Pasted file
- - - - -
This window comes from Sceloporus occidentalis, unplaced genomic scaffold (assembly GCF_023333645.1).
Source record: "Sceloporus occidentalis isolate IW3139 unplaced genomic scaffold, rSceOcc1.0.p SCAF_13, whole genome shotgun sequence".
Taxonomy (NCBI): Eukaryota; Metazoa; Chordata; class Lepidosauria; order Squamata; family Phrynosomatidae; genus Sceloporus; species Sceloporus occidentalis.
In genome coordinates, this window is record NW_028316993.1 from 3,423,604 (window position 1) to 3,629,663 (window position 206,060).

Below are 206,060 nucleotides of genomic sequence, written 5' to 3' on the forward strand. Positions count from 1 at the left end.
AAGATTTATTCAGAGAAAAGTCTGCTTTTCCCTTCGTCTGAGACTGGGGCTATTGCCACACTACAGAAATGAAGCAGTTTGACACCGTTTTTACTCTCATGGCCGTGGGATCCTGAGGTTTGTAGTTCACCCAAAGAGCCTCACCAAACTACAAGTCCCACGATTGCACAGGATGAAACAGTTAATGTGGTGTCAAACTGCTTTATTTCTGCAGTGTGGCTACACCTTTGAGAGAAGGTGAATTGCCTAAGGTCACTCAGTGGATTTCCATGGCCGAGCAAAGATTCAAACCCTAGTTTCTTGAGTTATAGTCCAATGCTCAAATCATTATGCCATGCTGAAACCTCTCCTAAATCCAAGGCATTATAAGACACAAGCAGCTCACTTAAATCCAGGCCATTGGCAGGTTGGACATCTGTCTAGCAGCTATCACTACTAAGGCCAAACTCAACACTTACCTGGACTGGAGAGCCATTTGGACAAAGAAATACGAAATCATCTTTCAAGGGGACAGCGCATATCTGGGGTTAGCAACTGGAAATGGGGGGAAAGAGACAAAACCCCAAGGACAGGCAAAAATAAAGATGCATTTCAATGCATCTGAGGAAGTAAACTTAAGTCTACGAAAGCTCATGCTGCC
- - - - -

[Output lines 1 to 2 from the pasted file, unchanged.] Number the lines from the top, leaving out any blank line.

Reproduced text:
This window comes from Sceloporus occidentalis, unplaced genomic scaffold (assembly GCF_023333645.1).
Source record: "Sceloporus occidentalis isolate IW3139 unplaced genomic scaffold, rSceOcc1.0.p SCAF_13, whole genome shotgun sequence".